Objective: Metabolic effects of different caloric regimens were investigated in nonsurgical, medical patients with multiple-organ failure (MOF).
Design: Seven total parenteral nutrition (TPN) regimens were administered, differing in amount (14, 28, and 56 kcal/kg per day, i.e., hypo-, iso-, and hypercaloric nutrition, respectively) and distribution [carbohydrates (COH), amino acids (AA), long-chain and medium-chain triglycerides (LCT/MCT)] of calories. Each regimen was administered over 12 h. Metabolism was monitored by energy expenditure (EE), body temperature (BT), protein breakdown (PB), and blood glucose and serum lactate levels. Measurements were started within 2 days of MOF onset.
Setting: The study was conducted in a medical intensive care unit.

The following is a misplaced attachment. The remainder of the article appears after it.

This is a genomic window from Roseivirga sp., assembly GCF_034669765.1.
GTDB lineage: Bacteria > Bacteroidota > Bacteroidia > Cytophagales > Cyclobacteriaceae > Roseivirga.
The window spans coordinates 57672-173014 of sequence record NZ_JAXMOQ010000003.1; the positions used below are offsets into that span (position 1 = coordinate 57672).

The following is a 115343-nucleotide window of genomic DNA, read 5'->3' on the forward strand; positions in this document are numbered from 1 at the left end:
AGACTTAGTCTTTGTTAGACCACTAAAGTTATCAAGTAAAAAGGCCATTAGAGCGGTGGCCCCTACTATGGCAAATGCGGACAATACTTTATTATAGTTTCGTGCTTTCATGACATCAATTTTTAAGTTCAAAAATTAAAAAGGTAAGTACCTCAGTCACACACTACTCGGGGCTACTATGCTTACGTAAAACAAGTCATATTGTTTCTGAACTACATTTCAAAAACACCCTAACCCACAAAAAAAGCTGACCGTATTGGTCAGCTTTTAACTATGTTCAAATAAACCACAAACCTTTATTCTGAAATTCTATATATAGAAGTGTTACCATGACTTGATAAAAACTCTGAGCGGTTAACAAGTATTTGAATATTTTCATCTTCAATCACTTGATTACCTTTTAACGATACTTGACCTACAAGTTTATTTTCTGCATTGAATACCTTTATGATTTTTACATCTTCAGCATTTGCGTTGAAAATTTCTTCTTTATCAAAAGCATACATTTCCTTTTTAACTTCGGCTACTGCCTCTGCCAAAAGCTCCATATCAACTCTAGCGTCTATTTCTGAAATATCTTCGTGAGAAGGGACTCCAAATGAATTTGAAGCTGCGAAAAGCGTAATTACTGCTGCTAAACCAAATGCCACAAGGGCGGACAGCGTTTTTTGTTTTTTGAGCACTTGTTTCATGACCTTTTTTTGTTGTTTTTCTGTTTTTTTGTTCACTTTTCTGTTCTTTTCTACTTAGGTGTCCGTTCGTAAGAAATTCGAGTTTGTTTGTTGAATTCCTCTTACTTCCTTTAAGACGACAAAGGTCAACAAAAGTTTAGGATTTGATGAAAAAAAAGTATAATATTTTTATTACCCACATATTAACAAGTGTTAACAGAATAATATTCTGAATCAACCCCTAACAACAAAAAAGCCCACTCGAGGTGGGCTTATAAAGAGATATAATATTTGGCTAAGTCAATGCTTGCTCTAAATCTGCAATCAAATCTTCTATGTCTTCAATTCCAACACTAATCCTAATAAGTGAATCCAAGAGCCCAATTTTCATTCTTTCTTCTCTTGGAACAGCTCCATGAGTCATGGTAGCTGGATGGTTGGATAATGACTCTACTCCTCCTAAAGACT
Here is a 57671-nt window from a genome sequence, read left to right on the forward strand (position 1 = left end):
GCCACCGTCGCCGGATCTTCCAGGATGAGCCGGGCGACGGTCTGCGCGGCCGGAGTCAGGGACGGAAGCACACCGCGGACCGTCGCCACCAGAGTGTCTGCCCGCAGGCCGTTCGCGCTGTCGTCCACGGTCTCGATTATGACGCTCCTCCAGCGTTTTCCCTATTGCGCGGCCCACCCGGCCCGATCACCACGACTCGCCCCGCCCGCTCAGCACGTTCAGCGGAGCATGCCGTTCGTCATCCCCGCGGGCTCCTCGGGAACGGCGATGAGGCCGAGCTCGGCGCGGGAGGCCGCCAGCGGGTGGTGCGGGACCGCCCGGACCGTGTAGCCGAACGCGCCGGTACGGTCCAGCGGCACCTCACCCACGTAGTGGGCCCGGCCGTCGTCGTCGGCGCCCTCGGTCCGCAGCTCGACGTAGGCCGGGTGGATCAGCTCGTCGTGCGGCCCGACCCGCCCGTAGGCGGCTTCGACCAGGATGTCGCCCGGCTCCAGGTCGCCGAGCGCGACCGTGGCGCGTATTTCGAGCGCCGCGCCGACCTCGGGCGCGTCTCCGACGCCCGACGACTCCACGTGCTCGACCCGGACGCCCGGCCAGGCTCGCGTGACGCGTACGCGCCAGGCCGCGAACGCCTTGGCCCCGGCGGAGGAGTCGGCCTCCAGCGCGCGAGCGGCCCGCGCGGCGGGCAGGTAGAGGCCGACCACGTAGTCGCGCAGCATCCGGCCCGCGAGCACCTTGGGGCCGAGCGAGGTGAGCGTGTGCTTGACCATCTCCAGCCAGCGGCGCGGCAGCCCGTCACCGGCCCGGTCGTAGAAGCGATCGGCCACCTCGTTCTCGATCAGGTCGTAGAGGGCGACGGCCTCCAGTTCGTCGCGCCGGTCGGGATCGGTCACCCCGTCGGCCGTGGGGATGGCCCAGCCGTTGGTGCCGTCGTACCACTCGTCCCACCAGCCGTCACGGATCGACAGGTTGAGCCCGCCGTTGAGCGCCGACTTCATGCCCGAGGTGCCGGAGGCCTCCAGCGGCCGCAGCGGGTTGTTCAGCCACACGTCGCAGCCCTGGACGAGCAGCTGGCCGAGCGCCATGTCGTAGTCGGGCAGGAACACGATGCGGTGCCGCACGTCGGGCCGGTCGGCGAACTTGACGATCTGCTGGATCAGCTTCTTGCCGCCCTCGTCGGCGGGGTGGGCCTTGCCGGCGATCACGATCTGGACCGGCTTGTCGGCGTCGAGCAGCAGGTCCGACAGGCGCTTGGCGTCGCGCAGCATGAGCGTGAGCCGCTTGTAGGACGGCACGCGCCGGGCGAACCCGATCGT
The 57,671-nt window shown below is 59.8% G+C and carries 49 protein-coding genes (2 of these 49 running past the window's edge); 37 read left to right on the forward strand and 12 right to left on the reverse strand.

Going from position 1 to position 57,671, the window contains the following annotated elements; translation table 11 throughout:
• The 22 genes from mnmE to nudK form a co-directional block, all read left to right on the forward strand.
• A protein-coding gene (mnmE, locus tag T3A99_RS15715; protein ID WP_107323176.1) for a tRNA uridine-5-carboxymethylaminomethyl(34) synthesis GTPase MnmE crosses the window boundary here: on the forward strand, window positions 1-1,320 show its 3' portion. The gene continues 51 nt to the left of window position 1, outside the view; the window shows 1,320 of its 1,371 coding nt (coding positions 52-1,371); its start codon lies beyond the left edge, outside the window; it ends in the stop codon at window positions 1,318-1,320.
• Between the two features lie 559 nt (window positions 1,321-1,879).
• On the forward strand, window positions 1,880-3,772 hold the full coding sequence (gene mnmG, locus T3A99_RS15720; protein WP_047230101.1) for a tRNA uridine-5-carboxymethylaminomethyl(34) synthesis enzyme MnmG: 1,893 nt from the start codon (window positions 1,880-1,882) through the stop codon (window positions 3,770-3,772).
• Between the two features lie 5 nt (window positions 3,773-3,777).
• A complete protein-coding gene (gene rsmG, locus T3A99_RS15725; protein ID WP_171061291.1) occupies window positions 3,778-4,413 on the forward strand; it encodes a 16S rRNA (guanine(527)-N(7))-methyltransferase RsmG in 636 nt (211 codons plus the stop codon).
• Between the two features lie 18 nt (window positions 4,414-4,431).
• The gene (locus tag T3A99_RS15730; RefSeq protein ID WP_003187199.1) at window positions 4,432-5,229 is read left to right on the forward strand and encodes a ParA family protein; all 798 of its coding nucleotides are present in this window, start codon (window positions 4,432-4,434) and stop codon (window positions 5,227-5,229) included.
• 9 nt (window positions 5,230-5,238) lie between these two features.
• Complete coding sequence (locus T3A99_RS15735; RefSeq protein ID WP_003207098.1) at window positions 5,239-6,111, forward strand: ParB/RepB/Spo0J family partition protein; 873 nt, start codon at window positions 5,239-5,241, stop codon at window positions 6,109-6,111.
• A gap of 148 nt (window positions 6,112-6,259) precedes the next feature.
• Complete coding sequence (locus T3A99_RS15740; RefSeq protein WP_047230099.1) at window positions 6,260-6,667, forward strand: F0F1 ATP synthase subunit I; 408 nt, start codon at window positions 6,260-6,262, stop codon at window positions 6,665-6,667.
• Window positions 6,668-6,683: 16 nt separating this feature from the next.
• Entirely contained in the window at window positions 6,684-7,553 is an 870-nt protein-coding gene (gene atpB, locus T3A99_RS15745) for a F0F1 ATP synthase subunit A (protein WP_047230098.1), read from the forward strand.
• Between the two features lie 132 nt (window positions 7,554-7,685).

Patients: Twenty patients with MOF on mechanical ventilation (mean Apache II score x = 26) were investigated.
Measurements and results: The mean values of the EE (x = 31 kcal/kg per day), BT (x = 38 degrees C), PB (x = 1.5 g/kg per day), and lactate (x = 2.0 mmol/l) and glucose level (x = 222 mg/dl) parameters were elevated. EE, BT, and lactate and glucose levels were significantly lower under hypocaloric nutrition than during iso- and hypercaloric nutrition (p < 0.01). Differences in the metabolic effects of LCT and MCT were not significant. PB was significantly elevated under hypercaloric nutrition (p < 0.01). Protein balance was positive under hypercaloric nutrition, and negative under iso- and hypocaloric nutrition.
Conclusions: In nonsurgical, medical patients neither hypercaloric nor isocaloric nutritional support prevented protein catabolism; in contrast, they enhanced the metabolic burden measured by EE, thermogenesis, urea production rate, and glucose and lactate levels. A hypocaloric regimen is therefore recommended for these patients during the early phase of MOF.